Odd this day

15 June 1926

3 min readJun 15, 2024

Cinematic history was made on this day — or, at least, set in motion — because Herschell Gordon Lewis was born, and he went on to create what Matthew Sweet called “gleefully savage” low-budget horror movies.

He started out making ‘nudie’ pictures, like ~ahem~ this one:

Movie poster. Artwork of a rundown building with naked women covered in censorship bars in the windows. Tagline at top reads: “TIRED OF WATCHING THAT GREASY KID STUFF? THIS IS STRICTLY ADULT STUFF!” Other lines on the poster read: “The Show That Separates the Men from the Boys”, “The Howlarious Story of 2 Guys who Make a NUDIE MOVIE”, “THE PICTURE THAT TAKES OFF WHERE ALL THE OTHERS LEFT UP!”, “UNDRAPED Damsels Filmed in UNCONCEALED COLOR”

…but found they didn’t make enough money, because so many other people were doing the same thing. So he decided to invent splatter movies, beginning with Blood Feast, in which, Roger Ebert said:

a peculiar Miami Beach caterer murders hapless nubiles and prepares their organs and limbs as a tribute to the Egyptian goddess Ishtar.

Movie poster depicting a man with wild hair, carrying a cleaver, and looming over a prone woman in her underwear. Taglines include: “NOTHING SO APPALLING IN THE ANNALS OF HORROR!”, “You’ll Recoil and Shudder as You Witness the Slaughter and Mutilation of Nubile Young Girls in a Weird and Horrendous Ancient Rite!”, “AN ADMONITION — If You are the Parent or Guardian of an impressionable adolescent DO NOT BRING HIM or PERMIT HIM TO SEE THIS MOTION PICTURE”, “Introducing CONNIE MASON — YOU READ ABOU

It cost $24,500 to make, and made $7m. Or $30m. Or somewhere in between. Depends who you ask. Either way, Lewis (and the splatter movie) had arrived.

It came out not long after the groundbreaking, but comparatively restrained (and, crucially, b/w) Psycho. This was in colour, and one scene showed someone having their tongue ripped out – the actress in question apparently cast because she had a mouth big enough to hold the sheep’s tongue used for the ‘effect’. You can see the trailer on YouTube, with its COMPLETELY SINCERE warning about taking impressionable young people out before it begins.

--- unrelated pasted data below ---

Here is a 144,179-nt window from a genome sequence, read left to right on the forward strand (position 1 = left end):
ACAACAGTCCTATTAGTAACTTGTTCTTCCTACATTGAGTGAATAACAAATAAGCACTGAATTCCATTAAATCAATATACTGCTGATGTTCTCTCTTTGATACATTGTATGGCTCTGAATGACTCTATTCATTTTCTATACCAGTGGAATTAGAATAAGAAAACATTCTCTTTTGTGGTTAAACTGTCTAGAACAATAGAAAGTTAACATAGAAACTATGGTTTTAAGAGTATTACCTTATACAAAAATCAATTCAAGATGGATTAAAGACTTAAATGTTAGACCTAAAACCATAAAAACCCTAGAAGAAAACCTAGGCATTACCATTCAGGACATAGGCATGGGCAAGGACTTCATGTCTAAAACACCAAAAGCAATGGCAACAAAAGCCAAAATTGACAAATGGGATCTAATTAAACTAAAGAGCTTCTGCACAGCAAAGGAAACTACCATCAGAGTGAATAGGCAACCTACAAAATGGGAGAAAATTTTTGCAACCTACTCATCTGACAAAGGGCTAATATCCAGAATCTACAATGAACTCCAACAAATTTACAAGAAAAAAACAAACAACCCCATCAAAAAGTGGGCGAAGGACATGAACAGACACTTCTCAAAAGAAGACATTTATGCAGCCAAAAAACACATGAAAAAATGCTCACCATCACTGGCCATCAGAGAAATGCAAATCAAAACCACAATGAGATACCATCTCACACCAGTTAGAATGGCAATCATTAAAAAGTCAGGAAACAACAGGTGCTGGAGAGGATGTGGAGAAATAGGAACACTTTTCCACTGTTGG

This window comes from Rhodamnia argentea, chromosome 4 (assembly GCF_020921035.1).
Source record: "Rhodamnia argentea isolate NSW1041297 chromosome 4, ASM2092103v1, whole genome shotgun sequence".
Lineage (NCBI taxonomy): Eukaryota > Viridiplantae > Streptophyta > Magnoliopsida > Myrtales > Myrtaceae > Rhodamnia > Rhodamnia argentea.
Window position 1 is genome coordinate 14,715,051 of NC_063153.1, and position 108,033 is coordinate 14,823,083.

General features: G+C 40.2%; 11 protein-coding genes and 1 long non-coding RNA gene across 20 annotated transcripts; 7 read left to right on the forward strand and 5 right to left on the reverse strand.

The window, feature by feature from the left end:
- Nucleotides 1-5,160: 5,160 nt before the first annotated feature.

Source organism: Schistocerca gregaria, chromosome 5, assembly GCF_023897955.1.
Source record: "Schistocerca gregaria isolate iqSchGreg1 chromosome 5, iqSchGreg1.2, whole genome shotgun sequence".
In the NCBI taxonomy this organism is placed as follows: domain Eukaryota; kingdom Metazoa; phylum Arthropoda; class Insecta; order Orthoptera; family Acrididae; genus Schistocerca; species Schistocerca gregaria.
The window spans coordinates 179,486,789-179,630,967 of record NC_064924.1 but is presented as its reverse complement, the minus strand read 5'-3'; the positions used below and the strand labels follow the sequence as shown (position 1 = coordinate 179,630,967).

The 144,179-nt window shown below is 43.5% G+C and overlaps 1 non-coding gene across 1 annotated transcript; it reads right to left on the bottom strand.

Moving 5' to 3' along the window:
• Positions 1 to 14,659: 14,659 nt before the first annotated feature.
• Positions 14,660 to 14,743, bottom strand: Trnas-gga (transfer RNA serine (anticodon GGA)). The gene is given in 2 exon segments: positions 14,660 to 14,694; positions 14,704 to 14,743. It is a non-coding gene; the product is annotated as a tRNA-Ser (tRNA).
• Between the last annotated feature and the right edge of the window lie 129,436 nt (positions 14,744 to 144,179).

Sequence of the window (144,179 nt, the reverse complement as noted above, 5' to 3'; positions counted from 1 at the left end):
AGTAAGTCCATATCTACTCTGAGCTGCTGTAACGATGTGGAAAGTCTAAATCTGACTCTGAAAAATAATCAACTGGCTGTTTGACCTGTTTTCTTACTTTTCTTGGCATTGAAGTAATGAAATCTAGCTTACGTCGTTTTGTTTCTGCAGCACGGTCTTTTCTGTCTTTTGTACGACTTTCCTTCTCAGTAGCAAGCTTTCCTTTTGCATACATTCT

And you can see the whole damn thing on Daily Motion…

…but I have to tell you, it contains not much more gore than the trailer. Lewis was ‘selling the sizzle, not the steak’.

Next came his favourite of his works, Two Thousand Maniacs!

Movie poster — a series of inset photos, one of which shows a screaming woman held down by two men, but which are otherwise largely mundane. Taglines: A TOWN of MADMEN CRAZED for CARNAGE! BRUTAL..EVIL..GHASTLY BEYOND BELIEF! GRUESOMELY STAINED IN BLOOD COLOR! INADVISABLE FOR CHILDREN UNDER 16. Starring CONNIE MASON Playboy’s Favorite Playmate

a rollicking tale of a confederate ghost town whose population rises from the grave every one hundred years to avenge the Yankee massacre of their settlement.

Some people took him seriously. Cahiers du Cinéma loved these two works, and declared Herschell Gordon Lewis “worthy of further study”. (“Yeah”, he noted. “That’s what they say about cancer.” He was, you may not be surprised to hear, more interested in money than art.)

In 1972, he made The Gore Gore Girls and then…

Movie poster. b/w silhouette image of screaming woman, plus taglines: THE MOST HORRIFYING FILM YOU’LL EVER SEE IN YOUR LIFE! NOTHING HAS EVER STRIPPED YOUR NERVES AS SCREAMINGLY RAW AS THE GORE GORE GIRLS. IN SCREAMING COLOR. NOTICE PERSONS WITH HEART CONDITIONS PROHIBITED FROM ENTERING THIS THEATRE. special effects by the same perverted madmen who brought you BLOOD FEAST. No one under 17 will be admitted unless parents accept responsibility
I’d include a plot summary for Gore Gore Girls, but if it doesn’t involve young women in peril, and probably in their underwear while in peril, and feature some unpleasant, exploitative, and clumsily staged deaths, I think we’ll all be surprised

…er, quit filmmaking for marketing. His gimmicks to promote his movies had included sick bags printed with

You might need this when you see ‘Blood Feast’.

…which he hired actors dressed as nurses to hand out in cinemas, so I think we can agree that it was in promotion that his skills really lay. The evidence does not suggest it was scriptwriting or direction.

Anyway, Lewis became a junk mail guru and public speaker, and what he knew about commemorative collectible plates could fill a book.

And, in fact, did:

Front cover: Everybody’s Guide to Plate Collecting (tagline: What’s Hot and What’s Not), by Herschell and Margo Lewis (his wife). Front cover features shot of commemorative plate with a picture of a steam train on it

So, basically, we have him to thank for the genre that gave us this:

A Diana, Princess of Wales commemorative plate, showing her in tiara and white jacket against a blue background — although the image does not strongly resemble her

So, you can argue among yourselves about whether it was a life well lived, but you can say he wasn’t boring.




Purveyor of niche drivel; marker of odd anniversaries